# Many SRGs

Here I provide links to much of my collection of small SRGs in my Dropbox folder. See this preprint for details. The files are rather large and compressed with gzip. The format is graph6. Alternatively, you can use the C program below to generate (an adequate subset) of these graphs yourself.

## SRGs

### In the Preprint

- SRG(57, 24, 11, 9), 31,490,375 graphs, 3.1GB.
- SRG(63, 30, 13, 15), 13,505,292 graphs, 1.9GB.
- SRG(64, 21, 8, 6), 76,323 graphs, 5.9MB.
- SRG(64, 27, 10, 12), 8,613,977 graphs, 1.4GB.
- SRG(64, 28, 12, 12), 11,063,360 graphs, 1.5GB.
- SRG(70, 27, 12, 9), 78,900,835 graphs, 12GB.
- SRG(81, 24, 9, 6), 7,441,608 graphs, 1.3GB.
- SRG(81, 30, 9, 12), 3,770,759 graphs, 523MB.
- SRG(81, 32, 13, 12), 21,392,603 graphs, 4.4GB.

### Bonus SRGs

More SRGs which where generated after the preprint was submitted. Note that I will move entries to the list above if the preprint includes them (due to revisions).

- SRG(81, 30, 9, 12), 16,565,438 graphs, 1.8GB, closed with respect to WQH switching with a partition of type 3,3,n-6.
- SRG(85, 20, 3, 5), 237,787 graphs, 59MB, WQH with 4,4,n-8, 5 steps, from the unique GQ(4, 4).
- SRG(96, 19, 2, 4), 178,040 graphs, 43MB, WQH with 4,4,n-8, 6 steps, from one of Haemer's graphs.
- SRG(96, 20, 4, 4), 133,005 graphs, 30MB, WQH with 4,4,n-8, 6 steps, from unique GQ(5,3).

## Program for WQH Switching

Here a reasonably fast generic program for WQH switching to a graph of order n with a partition of type p,p,n-2p. You can find faster versions for the SRGs above, in the next section. This version is more user-friendly and written in better style.

I assume that the user is familiar with using the shell. Instructions and examples are for the Bourne Again Shell on a standard GNU/Linux system.

- Download gen_all_srgs_wqh_generic.c.
- Adjust defines in
`gen_all_srgs_wqh_generic.c`

if you know what you are doing. - Compile the file, for instance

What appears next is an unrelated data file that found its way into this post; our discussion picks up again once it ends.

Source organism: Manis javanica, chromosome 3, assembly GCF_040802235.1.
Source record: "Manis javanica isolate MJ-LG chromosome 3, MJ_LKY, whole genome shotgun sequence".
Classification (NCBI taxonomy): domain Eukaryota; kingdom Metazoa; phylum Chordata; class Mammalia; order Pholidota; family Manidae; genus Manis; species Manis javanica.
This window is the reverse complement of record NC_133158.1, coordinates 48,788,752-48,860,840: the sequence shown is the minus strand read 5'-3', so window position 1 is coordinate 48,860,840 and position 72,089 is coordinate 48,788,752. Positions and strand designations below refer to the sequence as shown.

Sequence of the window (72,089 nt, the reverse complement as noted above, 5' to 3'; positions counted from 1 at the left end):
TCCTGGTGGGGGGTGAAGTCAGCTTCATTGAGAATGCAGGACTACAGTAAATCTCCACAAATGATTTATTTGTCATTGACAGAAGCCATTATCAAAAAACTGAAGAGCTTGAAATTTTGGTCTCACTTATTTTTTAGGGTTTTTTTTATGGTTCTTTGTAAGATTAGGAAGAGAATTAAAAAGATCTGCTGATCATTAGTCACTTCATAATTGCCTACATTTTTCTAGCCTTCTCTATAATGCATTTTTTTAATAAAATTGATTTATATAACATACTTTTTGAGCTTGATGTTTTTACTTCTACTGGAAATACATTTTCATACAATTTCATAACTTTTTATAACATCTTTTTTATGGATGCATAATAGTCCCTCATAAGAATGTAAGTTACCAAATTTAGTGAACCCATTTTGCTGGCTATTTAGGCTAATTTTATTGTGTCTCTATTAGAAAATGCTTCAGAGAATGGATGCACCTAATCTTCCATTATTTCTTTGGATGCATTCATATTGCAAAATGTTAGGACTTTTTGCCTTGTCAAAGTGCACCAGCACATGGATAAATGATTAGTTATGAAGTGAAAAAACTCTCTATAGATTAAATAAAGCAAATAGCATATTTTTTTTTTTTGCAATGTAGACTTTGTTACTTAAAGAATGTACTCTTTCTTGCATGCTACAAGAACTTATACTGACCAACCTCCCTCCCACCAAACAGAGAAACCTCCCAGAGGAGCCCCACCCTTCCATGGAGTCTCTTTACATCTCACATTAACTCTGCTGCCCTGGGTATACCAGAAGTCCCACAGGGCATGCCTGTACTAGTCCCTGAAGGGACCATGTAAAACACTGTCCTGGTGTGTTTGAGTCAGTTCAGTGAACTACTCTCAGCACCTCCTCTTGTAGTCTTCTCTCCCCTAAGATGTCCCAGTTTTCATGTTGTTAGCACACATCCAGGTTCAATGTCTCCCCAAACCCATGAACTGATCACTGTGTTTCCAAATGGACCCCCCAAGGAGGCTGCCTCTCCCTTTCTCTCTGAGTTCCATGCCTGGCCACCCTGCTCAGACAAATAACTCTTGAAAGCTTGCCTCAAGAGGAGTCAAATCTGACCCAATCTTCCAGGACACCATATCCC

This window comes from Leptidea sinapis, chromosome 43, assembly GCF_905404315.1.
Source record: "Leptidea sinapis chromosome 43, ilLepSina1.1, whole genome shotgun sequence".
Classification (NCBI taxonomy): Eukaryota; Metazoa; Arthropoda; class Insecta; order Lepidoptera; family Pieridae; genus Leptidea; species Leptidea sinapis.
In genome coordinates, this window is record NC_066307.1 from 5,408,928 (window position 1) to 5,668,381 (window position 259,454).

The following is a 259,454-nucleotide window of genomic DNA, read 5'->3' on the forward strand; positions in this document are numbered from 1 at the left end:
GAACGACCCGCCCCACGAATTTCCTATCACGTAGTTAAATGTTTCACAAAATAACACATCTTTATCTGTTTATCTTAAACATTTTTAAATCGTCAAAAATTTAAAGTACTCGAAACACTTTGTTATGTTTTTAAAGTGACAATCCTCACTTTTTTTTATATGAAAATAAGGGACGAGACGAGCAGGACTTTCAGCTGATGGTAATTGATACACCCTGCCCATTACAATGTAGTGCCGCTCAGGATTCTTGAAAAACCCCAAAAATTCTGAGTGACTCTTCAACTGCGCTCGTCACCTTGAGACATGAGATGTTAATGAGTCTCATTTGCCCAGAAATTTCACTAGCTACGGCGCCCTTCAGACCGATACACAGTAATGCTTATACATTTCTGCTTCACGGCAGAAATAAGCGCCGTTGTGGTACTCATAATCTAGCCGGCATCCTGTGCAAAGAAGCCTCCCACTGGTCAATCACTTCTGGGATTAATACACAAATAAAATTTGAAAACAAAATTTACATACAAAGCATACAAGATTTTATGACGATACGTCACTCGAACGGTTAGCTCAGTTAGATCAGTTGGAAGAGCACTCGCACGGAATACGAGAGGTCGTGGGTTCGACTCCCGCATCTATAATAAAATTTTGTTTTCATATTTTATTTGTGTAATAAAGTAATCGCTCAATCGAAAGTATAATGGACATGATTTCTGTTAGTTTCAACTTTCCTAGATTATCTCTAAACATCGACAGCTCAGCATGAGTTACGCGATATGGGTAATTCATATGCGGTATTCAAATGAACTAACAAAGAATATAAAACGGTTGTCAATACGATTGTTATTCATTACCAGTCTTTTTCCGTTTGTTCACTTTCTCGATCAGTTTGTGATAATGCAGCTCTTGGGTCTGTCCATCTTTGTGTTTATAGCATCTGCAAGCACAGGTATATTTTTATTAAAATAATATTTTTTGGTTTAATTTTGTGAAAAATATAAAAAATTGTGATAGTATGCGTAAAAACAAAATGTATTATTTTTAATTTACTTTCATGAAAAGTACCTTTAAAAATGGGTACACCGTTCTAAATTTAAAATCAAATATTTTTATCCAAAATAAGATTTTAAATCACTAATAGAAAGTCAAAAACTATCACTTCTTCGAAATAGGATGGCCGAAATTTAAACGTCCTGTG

`gcc -O3 -funroll-loops -o gen_all_srgs_wqh_generic gen_all_srgs_wqh_generic.c`

.

Usage: The first argument of `gen_all_srgs_wqh_generic`

is n,
the second one is p. If you did not change any defines, then n can be at most 448
and p can be at most 8. Output is "n=VTS" followed by a list of adjacency matrices.

Here is an example. The file `ams`

contains the adjacency matrix of the K4xK4 graph.
We find 2449 graphs via switching (which might be all isomorphic). Some of these are the Shrikande graph. Here we limit the output to the
adjacency matrices of the first two graphs found.

Now an example on how to use it in combination with nauty-traces' gtools.
The graph in `ams`

is Sp(6, 2) in graph6 format. Then we obsever that we 14175 graphs via WQH switching
with a partition of type 2,2,n-4. In the last command, we label these graphs canonically with Traces, remove duplicates, and observe that these 14175 graphs belong to one of two isomorphy classes.

One last example with a strongly regular graph on 81 vertices and a partition of type 3,3,n-6. This is more typical than the previous example as all produced cospectral graphs are pairwise non-isomorphic.

## Actual C Source

The following provides code for GM switching with a partition of type 4,n-4 and WQH switching with a partition of type 3,3,n-6. For GM switching, there is a a second, faster version which works for up to 64 vertices if long is 64bit on your compiler/computer. This is all (at least slightly) optimized for my hardware. In general, the generic version above might be faster for you. The number of vertices is hardcoded as VTS. Adjust this value to your case, then compile. Input is a VTSxVTS adjacency matrix. Output is "n=VTS" followed by a list of adjacency matrices.